Discussion in 'Turntables' started by USMC Spike, Jan 1, 2019.
Just go for it. You KNOW you can do it!!!
C2, C1 and Cr0R3 as close tolerance as you can get and try to match ch-ch.
All Rs 1%. Otherwise, as in the AD797MCPRE.
Is there a chicken emoji anywhere?
More lazy than afraid
..."getting to know you...."
A brain dump would be much faster and more efficient,
but that is still a ways off.
Wyn, while you are here...
...Why when I changed the value of the small resistor in the
feedback path made no difference in the output from yesterdays post.
Then I'm off again to buy the wife's cars.
The stealerships do this to me.
because I don't
and accept their fees, add on, etc.
I looking for an
but I get these
you said you would treat me
but you treat me
I say, Hasta La Vista....arsch loch.
So as our Native Home Boy sings LINK
The post wouldn't be complete with out my kids favorite
Post Script - When the dust settles, and I bring home
the wife's new vehicle and see her smile, I'll work the sin again.
Good. But, as a general rule, you don't need to worry about noise outside the audio band- except that it's good to simulate it to check to see if there are any pathological issues that could be exposed by it. Sometimes resonances and other issues are apparent looking at the noise and are less so when looking at the frequency response- for instance a near oscillating current mirror or current source would not necessarily appear in the frequency response but would appear in the noise.
woops, not yet. Where do I enter to make it a 5.5 VRMS normialized input?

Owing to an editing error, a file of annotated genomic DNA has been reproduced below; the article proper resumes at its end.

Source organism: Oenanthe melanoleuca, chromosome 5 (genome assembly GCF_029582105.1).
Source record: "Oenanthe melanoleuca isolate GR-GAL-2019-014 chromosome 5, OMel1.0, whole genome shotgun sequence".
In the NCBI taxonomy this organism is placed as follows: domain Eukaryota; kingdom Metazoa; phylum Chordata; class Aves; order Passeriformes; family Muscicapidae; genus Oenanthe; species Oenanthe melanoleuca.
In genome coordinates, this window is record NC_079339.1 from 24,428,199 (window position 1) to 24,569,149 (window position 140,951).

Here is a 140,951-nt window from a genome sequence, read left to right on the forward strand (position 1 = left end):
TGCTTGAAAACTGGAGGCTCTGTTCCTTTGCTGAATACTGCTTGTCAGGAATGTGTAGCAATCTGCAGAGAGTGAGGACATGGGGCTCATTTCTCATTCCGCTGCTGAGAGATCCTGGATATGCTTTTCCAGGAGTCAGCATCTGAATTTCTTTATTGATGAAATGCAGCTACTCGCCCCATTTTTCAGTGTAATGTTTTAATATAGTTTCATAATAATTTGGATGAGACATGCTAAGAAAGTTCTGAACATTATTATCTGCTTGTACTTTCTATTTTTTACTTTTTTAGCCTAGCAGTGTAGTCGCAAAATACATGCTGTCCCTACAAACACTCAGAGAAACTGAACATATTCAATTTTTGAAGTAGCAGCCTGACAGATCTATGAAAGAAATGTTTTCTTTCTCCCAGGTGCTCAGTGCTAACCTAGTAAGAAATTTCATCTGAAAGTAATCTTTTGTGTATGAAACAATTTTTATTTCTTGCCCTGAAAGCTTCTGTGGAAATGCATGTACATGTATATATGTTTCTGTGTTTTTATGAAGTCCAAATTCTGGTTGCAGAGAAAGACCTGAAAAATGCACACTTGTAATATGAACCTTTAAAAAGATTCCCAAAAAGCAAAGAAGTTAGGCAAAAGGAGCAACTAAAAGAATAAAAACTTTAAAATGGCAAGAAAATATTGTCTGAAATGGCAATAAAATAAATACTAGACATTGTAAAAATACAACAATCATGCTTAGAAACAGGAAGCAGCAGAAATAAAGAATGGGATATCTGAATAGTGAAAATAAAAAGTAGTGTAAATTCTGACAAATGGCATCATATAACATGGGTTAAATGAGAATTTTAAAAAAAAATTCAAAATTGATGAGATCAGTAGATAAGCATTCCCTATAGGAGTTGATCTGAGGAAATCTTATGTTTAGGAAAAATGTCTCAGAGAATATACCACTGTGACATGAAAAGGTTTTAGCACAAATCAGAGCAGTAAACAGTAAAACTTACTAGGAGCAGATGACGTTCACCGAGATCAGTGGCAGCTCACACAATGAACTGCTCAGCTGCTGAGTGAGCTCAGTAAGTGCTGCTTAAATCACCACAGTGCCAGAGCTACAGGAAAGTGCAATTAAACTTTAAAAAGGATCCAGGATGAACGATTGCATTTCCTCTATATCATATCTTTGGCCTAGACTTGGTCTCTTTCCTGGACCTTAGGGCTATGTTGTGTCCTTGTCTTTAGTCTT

The other sim, let me find it and put it below here. I've got about 30mins I think.
Which small resistor in which simulation? Sometimes you just have to look closely enough. If we're looking for responses within a few 10s of mdB sometimes you need to zoom in.
Remember the ac sim does not care about the amplitude of the input- except that it simplifies the interpretation if you normalize the input to the desired input level so that you get the desired output level.
The 5.5mv rms refers to the AC scaled input (c. -45dBv) which is the input of the preamp you asked for. For this preamp the noise and gain is lower than for the one intended for a 2.5mv rms sensitivity.
So, in one case (your request) 5.5mv rms @1kHz produces 1v rms at the output, and in the "new" case 2.5mv rms produces the same 1v rms.
Here is where I am I only see V(outmixed1) I cannot find the V(onoise) either in schematic or the plot.
I went back to the original mixedriaanew schematic and plot.
Then If I want to do a sine sweep, do I just input a 1Vrms @1kHz ?
Then how do I add the Aweighting to it. That might be the second paragraph
or the last paragraph but haven't worked my way down to that yet.
If you look at your noise plot you will see that it's labelled v(onoise). Remember, the frequency response and noise simulations are different animals.
Are you talking about a transient analysis? There is a way to do a chirp in transient- is that what you're asking?
If so, there are changes that need to be made and I don't have time to walk you through it, and I'm not sure why you would wish to do that when all you have are behavioral models for the opamps etc. and not device level models.
Follow the instructions in the earlier post. It's still the same noise simulation that doesn't care about the input level, but with the network added after the amp output.
V(onoise) does NOT refer to a circuit node. It refers to the output noise (onoise) voltage. It's measured at the node you specified in the simulation command.
I think I got it correctly operating now:
Yes, however have you managed to insert the A weighting network?
No, not yet. I'll have to figure that out. I'll go back and see if I can't figure
out how to insert the Aweighting network.
Great, first LTSpice XVII wants to update itself including all 6,000 + files.
Son of More Joy.
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